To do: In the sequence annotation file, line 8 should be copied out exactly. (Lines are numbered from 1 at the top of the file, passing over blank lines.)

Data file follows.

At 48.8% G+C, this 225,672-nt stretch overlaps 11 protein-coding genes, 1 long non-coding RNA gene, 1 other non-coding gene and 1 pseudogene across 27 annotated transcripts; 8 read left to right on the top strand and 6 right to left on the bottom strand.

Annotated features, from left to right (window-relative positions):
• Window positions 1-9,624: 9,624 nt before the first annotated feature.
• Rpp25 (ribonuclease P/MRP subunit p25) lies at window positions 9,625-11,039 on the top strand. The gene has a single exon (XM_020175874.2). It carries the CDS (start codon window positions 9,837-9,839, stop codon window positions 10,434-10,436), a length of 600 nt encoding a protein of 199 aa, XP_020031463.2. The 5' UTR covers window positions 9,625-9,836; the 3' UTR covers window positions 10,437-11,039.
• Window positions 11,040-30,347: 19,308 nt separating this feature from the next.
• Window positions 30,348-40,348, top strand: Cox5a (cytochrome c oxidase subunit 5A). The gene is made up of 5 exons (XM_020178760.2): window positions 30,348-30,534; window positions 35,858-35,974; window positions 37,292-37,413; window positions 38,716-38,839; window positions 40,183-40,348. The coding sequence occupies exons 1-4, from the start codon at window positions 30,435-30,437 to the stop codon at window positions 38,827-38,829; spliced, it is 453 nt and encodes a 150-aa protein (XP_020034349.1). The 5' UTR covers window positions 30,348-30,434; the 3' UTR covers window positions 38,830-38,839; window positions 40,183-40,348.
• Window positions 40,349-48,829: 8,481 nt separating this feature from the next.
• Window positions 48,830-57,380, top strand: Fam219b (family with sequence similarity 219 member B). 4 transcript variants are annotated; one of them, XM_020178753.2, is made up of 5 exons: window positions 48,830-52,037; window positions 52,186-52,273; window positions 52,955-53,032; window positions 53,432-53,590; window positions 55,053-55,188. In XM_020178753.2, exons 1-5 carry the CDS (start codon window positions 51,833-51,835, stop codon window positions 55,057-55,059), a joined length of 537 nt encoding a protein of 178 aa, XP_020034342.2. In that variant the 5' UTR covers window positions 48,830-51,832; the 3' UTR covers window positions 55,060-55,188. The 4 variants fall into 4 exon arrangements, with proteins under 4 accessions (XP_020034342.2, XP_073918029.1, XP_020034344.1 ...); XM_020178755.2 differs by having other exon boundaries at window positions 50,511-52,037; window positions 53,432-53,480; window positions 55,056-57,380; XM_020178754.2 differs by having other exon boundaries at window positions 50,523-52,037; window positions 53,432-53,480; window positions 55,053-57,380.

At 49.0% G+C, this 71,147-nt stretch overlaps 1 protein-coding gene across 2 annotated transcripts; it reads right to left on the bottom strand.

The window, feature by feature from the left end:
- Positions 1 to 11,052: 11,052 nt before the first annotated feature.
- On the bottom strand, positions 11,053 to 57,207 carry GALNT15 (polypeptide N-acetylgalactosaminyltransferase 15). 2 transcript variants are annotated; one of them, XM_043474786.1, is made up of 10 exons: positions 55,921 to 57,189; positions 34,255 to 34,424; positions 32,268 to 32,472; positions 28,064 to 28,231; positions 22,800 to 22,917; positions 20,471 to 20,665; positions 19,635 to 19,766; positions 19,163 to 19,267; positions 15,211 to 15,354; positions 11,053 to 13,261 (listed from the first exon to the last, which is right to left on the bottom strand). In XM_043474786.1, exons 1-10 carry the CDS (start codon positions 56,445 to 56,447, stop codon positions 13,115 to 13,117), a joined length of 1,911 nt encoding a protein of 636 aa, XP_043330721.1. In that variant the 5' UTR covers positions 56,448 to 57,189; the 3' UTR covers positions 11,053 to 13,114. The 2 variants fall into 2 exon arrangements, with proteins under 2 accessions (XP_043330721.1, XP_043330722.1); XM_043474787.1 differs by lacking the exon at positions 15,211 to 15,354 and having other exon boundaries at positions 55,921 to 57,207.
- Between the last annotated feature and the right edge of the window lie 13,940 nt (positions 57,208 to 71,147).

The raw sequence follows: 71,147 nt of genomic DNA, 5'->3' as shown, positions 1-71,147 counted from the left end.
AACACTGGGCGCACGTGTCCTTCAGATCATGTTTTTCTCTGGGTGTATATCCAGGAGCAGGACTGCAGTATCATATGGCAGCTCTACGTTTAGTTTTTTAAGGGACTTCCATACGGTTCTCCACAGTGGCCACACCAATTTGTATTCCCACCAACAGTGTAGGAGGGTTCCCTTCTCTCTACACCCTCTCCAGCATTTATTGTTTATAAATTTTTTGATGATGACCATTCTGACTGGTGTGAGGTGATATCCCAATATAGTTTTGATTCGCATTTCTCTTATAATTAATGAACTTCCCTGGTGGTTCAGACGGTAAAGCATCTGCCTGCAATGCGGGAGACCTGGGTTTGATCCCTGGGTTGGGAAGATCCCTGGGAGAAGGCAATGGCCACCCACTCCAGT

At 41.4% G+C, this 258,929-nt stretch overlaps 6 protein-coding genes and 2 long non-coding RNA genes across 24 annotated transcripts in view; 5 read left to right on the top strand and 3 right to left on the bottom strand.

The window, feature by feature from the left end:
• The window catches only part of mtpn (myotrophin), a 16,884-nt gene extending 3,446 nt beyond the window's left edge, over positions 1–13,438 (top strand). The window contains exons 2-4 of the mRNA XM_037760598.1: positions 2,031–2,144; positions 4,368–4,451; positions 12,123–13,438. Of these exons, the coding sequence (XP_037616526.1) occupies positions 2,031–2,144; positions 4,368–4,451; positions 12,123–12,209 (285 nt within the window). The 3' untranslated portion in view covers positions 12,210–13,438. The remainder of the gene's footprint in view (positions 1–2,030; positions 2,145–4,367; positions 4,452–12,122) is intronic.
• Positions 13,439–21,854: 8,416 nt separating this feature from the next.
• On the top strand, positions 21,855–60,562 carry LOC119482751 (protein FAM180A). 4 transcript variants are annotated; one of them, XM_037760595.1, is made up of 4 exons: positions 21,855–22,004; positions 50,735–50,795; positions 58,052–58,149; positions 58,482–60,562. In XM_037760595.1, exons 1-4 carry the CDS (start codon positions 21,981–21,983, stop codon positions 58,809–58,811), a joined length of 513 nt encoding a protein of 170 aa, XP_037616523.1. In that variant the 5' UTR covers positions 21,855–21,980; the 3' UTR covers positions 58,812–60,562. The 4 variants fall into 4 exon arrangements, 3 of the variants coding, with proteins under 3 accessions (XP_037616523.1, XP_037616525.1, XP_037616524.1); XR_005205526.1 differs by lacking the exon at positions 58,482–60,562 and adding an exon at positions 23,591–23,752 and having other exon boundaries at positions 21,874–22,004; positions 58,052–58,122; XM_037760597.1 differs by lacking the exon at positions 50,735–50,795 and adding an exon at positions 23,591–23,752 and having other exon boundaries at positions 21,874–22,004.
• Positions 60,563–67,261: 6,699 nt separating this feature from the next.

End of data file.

• Window positions 48,830-57,380, top strand: Fam219b (family with sequence similarity 219 member B). 4 transcript variants are annotated; one of them, XM_020178753.2, is made up of 5 exons: window positions 48,830-52,037; window positions 52,186-52,273; window positions 52,955-53,032; window positions 53,432-53,590; window positions 55,053-55,188. In XM_020178753.2, exons 1-5 carry the CDS (start codon window positions 51,833-51,835, stop codon window positions 55,057-55,059), a joined length of 537 nt encoding a protein of 178 aa, XP_020034342.2. In that variant the 5' UTR covers window positions 48,830-51,832; the 3' UTR covers window positions 55,060-55,188. The 4 variants fall into 4 exon arrangements, with proteins under 4 accessions (XP_020034342.2, XP_073918029.1, XP_020034344.1 ...); XM_020178755.2 differs by having other exon boundaries at window positions 50,511-52,037; window positions 53,432-53,480; window positions 55,056-57,380; XM_020178754.2 differs by having other exon boundaries at window positions 50,523-52,037; window positions 53,432-53,480; window positions 55,053-57,380.